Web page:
“When Edward returned to Block Island in 1888, he enlisted a colleague from earlier projects, the famous architect Henry Vaughn…Searles spent over a million dollars on the project (about $25 million today). The mansion boasted a grand staircase that bisected the building and climbed up to a gazebo on the third floor. Searles also had Vaughn build a miniature version of the mansion on the beach, which functioned as a bath house.

However, there were rumors of trouble in paradise. The couple had separate wings and neither lived there long. The place has earned the nickname “Mansion House”. The part of Crescent Beach it overlooked was called “Mansion Beach”.

“In 1891, about a year after the Mansion House was completed, Mary died,” the story continues. “Mary’s will left her fortune split between her son Timothy and her husband, Edward. After his death, Timothy learned that a codicil had been added to the will, leaving most of his money to Edward. The Hopkins’ fortune was then estimated at $30 million, including real estate.

Timothy swore to void the will and a trial and gruesome trial ensued between Timothy and Edward, with charges of philanthropy, gold panning (sprinkling, not occupation), private detectives and untold secrets. The judge ruled in favor of Edward Searles, although Timothy received cash, stocks and land worth over $3.2 million.

“Edward had one last obsession and in 1905 he purchased 1,400 acres of land in Windham, NH,” she wrote. “His plan called for a one-quarter replica of Stanton-Harcourt Castle in Oxfordshire, England, complete with battlements. His masterpiece castle was completed in 1915 and still stands today.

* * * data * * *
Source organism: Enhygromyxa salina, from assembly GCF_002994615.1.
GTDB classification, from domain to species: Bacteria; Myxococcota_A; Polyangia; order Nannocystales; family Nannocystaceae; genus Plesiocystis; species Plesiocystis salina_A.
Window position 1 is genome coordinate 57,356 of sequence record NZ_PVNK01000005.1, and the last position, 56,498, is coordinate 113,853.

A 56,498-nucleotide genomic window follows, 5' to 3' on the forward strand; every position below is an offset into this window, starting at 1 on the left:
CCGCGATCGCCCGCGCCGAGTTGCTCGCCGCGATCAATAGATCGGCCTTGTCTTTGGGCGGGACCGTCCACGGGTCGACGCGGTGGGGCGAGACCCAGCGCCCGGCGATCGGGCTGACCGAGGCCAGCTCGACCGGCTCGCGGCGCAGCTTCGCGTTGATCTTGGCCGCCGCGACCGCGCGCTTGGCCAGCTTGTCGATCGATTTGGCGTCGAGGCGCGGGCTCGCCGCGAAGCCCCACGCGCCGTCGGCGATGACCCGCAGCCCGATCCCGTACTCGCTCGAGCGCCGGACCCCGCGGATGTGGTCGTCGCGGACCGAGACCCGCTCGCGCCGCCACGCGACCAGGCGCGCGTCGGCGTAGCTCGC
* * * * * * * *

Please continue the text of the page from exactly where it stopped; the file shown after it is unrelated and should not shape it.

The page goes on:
“Edward died in 1920 and the events surrounding the writing of his will led to another controversial trial. In short, Edward left some money to a nephew, but most of his fortune ($35 million) was left to his personal secretary, Arthur Walker.Edward’s body was exhumed a year after his death to determine if Walker had poisoned him with arsenic, but it was determined that he died of causes natural.

Back on Block Island, and after Edward’s death, the Mansion House lay abandoned, serving as a place for… drinking and dancing during and after Prohibition. On April 23, 1963, the Mansion House mysteriously burned down. Arson was suspected, but no one was ever involved.

“Today,” the account concludes, “all that remains of the imposing Mansion House, known to Searles as White Hall, are parts of two brick pillars where the entrance was, and a little of the foundation.”

Steven Slosberg lives in Stonington. He can be contacted at [email protected]